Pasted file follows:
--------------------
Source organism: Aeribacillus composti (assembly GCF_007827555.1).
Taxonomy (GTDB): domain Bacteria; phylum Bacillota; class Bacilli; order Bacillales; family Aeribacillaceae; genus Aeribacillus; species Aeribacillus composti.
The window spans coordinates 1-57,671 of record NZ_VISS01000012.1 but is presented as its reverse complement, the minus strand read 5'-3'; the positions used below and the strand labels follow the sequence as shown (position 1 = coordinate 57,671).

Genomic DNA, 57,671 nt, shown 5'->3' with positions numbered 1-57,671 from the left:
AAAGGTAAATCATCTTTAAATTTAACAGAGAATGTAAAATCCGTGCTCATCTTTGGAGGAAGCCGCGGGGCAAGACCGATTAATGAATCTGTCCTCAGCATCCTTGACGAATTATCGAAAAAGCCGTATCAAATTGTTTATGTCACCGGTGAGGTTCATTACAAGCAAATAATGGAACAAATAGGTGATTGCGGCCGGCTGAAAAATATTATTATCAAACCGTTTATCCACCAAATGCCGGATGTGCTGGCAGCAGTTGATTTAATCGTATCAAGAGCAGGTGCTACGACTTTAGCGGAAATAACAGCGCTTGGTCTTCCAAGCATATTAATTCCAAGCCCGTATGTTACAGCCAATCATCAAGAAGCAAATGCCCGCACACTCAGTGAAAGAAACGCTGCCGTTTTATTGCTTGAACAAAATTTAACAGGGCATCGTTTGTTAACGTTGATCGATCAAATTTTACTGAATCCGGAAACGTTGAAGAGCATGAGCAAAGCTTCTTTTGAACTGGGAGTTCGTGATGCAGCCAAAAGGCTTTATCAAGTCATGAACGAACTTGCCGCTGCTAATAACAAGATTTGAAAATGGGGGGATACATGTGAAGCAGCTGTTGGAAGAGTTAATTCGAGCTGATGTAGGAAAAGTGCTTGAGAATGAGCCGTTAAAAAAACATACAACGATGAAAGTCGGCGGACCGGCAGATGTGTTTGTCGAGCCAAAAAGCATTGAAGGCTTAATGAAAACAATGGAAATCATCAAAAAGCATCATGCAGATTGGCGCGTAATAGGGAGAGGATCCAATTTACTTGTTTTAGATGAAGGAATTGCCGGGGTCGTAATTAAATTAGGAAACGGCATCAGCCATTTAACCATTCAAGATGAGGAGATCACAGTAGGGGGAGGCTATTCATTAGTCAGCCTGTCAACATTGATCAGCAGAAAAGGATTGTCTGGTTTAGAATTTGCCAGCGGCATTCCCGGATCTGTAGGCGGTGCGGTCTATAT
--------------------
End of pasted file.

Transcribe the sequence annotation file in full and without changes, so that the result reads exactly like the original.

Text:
Source organism: Aeribacillus composti (assembly GCF_007827555.1).
Taxonomy (GTDB): domain Bacteria; phylum Bacillota; class Bacilli; order Bacillales; family Aeribacillaceae; genus Aeribacillus; species Aeribacillus composti.
The window spans coordinates 1-57,671 of record NZ_VISS01000012.1 but is presented as its reverse complement, the minus strand read 5'-3'; the positions used below and the strand labels follow the sequence as shown (position 1 = coordinate 57,671).

Genomic DNA, 57,671 nt, shown 5'->3' with positions numbered 1-57,671 from the left:
AAAGGTAAATCATCTTTAAATTTAACAGAGAATGTAAAATCCGTGCTCATCTTTGGAGGAAGCCGCGGGGCAAGACCGATTAATGAATCTGTCCTCAGCATCCTTGACGAATTATCGAAAAAGCCGTATCAAATTGTTTATGTCACCGGTGAGGTTCATTACAAGCAAATAATGGAACAAATAGGTGATTGCGGCCGGCTGAAAAATATTATTATCAAACCGTTTATCCACCAAATGCCGGATGTGCTGGCAGCAGTTGATTTAATCGTATCAAGAGCAGGTGCTACGACTTTAGCGGAAATAACAGCGCTTGGTCTTCCAAGCATATTAATTCCAAGCCCGTATGTTACAGCCAATCATCAAGAAGCAAATGCCCGCACACTCAGTGAAAGAAACGCTGCCGTTTTATTGCTTGAACAAAATTTAACAGGGCATCGTTTGTTAACGTTGATCGATCAAATTTTACTGAATCCGGAAACGTTGAAGAGCATGAGCAAAGCTTCTTTTGAACTGGGAGTTCGTGATGCAGCCAAAAGGCTTTATCAAGTCATGAACGAACTTGCCGCTGCTAATAACAAGATTTGAAAATGGGGGGATACATGTGAAGCAGCTGTTGGAAGAGTTAATTCGAGCTGATGTAGGAAAAGTGCTTGAGAATGAGCCGTTAAAAAAACATACAACGATGAAAGTCGGCGGACCGGCAGATGTGTTTGTCGAGCCAAAAAGCATTGAAGGCTTAATGAAAACAATGGAAATCATCAAAAAGCATCATGCAGATTGGCGCGTAATAGGGAGAGGATCCAATTTACTTGTTTTAGATGAAGGAATTGCCGGGGTCGTAATTAAATTAGGAAACGGCATCAGCCATTTAACCATTCAAGATGAGGAGATCACAGTAGGGGGAGGCTATTCATTAGTCAGCCTGTCAACATTGATCAGCAGAAAAGGATTGTCTGGTTTAGAATTTGCCAGCGGCATTCCCGGATCTGTAGGCGGTGCGGTCTATAT